In a probate proceeding, Respondent appeals from so much of an order of the Surrogate’s Court, dated April 13, 2005, as, upon its application to fix an attorney’s fee, fixed its fee at the principal sum of $109,620, inclusive of reimbursement of a handwriting expert’s fee of $60,884, and directed the petitioner to refund to Plaintiff the sum of $25,391, and the latter cross-appeals from so much of the same order as partially dismissed her counterclaim, in effect, to reduce the sum owed as reimbursement to the petitioner for the handwriting expert’s fee.The order is modified, on the law and as a matter of discretion, by (1) deleting the provision thereof awarding the petitioner attorney and expert fees in the sum of $109,620 and substituting therefor a provision awarding the petitioner attorney and expert fees in the sum of $58,736, and (2) deleting the provision thereof directing the petitioner to reimburse the respondent the sum of $25,391, and substituting therefor a provision directing the petitioner to reimburse the respondent the sum of $76,275; as so modified, the order is affirmed insofar as appealed and cross-appealed from, without costs or disbursements.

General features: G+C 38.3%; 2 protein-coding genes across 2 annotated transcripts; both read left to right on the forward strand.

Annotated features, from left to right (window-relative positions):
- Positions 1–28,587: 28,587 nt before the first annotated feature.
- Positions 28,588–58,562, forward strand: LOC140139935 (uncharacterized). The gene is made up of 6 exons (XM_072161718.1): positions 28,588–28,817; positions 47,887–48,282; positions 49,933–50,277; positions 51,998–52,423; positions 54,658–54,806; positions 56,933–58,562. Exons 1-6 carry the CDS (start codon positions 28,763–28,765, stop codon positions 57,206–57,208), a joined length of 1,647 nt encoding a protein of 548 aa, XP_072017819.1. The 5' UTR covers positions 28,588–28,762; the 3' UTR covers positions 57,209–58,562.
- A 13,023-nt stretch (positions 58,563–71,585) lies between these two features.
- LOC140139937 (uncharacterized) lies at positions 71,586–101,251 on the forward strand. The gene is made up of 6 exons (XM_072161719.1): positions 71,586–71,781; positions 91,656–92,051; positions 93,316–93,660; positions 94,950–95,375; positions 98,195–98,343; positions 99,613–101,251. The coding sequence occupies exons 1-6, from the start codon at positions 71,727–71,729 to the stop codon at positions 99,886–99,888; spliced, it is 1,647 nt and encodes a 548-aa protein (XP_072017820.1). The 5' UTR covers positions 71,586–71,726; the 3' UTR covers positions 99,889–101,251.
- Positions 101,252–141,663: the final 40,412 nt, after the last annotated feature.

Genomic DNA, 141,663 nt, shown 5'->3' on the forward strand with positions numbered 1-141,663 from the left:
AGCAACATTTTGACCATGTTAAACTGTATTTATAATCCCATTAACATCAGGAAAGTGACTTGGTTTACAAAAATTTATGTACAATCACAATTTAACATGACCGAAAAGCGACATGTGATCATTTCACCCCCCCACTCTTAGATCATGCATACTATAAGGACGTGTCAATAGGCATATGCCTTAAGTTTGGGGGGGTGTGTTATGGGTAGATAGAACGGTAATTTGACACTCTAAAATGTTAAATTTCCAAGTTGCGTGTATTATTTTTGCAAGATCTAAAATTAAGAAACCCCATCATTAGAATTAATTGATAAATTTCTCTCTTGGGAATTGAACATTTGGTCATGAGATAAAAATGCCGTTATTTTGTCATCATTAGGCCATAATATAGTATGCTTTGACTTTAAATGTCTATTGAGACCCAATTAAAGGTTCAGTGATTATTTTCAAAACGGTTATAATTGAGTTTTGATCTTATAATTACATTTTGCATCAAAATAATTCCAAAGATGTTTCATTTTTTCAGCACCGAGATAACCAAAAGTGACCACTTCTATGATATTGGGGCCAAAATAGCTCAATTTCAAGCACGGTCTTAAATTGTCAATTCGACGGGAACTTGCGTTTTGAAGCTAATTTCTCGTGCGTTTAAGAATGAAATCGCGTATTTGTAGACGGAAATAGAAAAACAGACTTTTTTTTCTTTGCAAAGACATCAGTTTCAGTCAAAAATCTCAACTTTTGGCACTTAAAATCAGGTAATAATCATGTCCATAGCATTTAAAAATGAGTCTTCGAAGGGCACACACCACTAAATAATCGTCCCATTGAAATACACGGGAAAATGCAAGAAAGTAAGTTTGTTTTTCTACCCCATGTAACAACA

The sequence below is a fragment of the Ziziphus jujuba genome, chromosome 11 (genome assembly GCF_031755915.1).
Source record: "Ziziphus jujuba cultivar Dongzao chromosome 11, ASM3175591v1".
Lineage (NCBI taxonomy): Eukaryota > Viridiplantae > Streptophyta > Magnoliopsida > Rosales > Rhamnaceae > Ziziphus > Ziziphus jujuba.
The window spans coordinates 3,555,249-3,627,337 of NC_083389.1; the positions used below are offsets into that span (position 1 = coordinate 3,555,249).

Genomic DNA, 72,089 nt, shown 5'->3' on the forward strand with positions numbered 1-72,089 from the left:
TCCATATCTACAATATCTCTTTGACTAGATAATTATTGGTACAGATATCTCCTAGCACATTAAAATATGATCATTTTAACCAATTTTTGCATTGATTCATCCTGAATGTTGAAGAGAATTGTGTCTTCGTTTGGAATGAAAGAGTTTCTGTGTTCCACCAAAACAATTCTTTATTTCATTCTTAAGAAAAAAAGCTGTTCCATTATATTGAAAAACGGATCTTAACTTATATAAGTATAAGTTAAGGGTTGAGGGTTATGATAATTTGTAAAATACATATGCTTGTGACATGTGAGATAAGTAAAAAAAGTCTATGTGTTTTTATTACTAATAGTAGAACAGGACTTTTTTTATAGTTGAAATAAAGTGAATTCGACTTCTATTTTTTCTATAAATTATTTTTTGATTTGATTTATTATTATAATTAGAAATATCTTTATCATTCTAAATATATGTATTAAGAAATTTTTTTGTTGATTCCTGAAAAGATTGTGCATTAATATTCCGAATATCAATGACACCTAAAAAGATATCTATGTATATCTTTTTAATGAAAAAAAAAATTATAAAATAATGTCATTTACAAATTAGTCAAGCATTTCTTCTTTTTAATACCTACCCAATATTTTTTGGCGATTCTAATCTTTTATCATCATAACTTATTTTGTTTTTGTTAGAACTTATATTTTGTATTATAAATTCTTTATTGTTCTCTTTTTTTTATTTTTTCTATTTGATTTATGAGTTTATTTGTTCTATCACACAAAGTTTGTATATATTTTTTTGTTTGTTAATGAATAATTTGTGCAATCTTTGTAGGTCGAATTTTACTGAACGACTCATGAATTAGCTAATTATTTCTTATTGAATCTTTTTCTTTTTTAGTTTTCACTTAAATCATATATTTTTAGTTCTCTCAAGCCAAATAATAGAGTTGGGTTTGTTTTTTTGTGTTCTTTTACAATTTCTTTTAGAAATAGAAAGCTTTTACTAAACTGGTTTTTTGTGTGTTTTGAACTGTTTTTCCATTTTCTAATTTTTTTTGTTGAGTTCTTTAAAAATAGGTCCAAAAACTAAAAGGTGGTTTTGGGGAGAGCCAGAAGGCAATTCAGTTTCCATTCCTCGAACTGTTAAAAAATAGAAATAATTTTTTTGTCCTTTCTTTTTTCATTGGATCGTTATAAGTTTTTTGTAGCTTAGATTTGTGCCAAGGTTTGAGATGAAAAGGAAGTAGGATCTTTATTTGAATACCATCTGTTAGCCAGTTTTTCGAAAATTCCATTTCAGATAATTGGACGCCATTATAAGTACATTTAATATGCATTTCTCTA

It is settled that the determination of a reasonable attorney’s fee in a matter concerning an estate lies within the sound discretion of the Surrogate’s Court. Where, as here, a dispute arises over the terms of a retainer agreement, the responsibility of interpreting the agreement rests with the Surrogate’s Court. In cases of doubt and ambiguity, an agreement between a client and the attorney must be construed most favorably to the client. Here, the Surrogate’s Court properly construed the subject retainer agreement between the petitioner and the respondent.
However, Respondent is correct that the amount of $60,884 which was included in the principal sum awarded to her as reimbursement for the handwriting expert’s fee was excessive and unreasonable. In our opinion, the appropriate and reasonable amount for the services of the handwriting expert under the facts and circumstances of this case should have been $10,000. Thus, the total award to her should have been $58,736. Since it has already paid $135,011 to respondent, she is entitled to be reimbursed the sum of $76,275.